By Sooraj Shah
‘Big Four’ firm KPMG has scaled down its sponsorship of the Cyber Security Challenge (CSC) because of a lack of credible talent for the firm to recruit.
In an interview with , the UK head of cyber security at KPMG, Martin Jordan, said that while the firm is still involved with the competition, and continues to sponsor the event, it has not had the effect that the firm had hoped it would.
“We’ve drawn down our involvement this year, sadly we didn’t see the CVs coming through and the sponsorship is quite expensive – we are a business. We still sponsor it, but there are a lot of other programmes going on,” he said.
Stephen Bonner, a partner in the information protection side of KPMG, said that one of the issues with the challenge is that it doesn’t reflect what a role in cyber security entails.
“Rarely in our career do we have a time-limited challenge with no conferring, it is slightly artificial and [caters for] the type of person who can perform well on their own under pressure, which is a desirable skill but not essential. Most of our problems are over a long period of time, about influencing others – not a puzzle,” he said.
But Bonner added that the challenge has at least grown awareness of cyber security as a profession, and said that he sympathised with the event organisers, suggesting that it is not the role of CSC to be a recruitment agency.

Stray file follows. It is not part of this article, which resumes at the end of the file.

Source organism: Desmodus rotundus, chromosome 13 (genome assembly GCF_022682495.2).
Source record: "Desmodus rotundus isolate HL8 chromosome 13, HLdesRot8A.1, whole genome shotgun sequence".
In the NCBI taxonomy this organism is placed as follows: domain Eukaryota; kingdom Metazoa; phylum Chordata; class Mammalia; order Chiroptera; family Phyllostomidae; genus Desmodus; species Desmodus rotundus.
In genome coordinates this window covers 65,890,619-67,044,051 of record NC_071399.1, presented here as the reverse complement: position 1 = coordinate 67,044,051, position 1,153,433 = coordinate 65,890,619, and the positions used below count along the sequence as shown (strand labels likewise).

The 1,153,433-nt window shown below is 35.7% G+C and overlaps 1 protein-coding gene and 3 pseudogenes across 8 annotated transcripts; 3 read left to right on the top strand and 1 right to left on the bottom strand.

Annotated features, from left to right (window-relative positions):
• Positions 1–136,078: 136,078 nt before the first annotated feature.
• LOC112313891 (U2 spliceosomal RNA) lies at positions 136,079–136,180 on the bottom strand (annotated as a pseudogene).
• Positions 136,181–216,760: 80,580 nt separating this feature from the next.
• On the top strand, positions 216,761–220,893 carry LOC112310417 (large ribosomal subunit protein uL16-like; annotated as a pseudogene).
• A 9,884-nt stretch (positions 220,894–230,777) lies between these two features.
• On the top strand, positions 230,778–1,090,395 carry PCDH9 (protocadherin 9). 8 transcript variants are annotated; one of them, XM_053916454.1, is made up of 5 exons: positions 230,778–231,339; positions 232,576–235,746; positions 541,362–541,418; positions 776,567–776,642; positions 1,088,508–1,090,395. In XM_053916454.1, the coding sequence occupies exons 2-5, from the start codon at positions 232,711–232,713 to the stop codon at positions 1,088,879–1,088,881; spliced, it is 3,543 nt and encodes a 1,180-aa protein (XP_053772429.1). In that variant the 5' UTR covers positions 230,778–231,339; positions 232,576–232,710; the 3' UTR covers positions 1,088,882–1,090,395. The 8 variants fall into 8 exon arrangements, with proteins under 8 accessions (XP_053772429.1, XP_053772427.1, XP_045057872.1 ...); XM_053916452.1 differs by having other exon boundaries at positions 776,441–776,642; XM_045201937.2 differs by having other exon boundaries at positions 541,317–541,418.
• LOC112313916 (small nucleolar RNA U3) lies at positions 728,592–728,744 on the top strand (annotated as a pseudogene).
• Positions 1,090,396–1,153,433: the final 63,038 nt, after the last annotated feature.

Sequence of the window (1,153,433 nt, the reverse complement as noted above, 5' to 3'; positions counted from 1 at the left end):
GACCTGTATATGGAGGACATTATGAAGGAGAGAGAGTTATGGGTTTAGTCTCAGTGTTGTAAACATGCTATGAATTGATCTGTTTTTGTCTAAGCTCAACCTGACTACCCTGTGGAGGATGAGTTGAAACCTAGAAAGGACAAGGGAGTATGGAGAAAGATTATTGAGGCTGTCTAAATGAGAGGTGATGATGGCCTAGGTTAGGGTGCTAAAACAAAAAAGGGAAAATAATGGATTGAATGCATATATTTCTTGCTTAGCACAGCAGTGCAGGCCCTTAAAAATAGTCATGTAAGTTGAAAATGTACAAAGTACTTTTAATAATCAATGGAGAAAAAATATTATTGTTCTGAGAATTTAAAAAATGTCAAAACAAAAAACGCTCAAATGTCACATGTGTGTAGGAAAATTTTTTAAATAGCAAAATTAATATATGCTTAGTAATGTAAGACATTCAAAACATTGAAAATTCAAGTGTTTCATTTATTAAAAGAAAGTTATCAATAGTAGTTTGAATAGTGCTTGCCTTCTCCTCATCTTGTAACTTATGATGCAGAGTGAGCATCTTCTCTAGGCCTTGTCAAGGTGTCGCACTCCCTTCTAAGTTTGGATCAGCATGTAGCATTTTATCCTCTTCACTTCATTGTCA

“I don’t think it was ever CSC’s role to find all of the candidates, they weren’t a recruitment agency. What we are yet to see is good economic research into what is causing a cyber-skills shortage and what interventions will make a difference, but it is unlikely that a series of competitions would be the most powerful [way of making a difference],” he explained.
Bonner believes that the competition can only reach out to a small number of people, and that a shift in the educational system – by adding a security module in GCSE Computing for example – would be a better way to raise awareness of cyber security, although he admits that it would take years before this had an effect.
Meanwhile, Jordan believes that the firm can benefit more by working alongside universities.
“We will certainly get more return on investment [than CSC] by going to Cambridge University on the weekend, working with the Computing and Technology Society there and having a challenge for them. There would be five of us [from KPMG] who can answer questions about our roles, and we can tell them that we don’t crack puzzles, but that we work on long-term solutions of a problem in securing data,” he said.
“That way we’re attracting people who are not hacker-wannabes but just very bright people that we can train,” he added.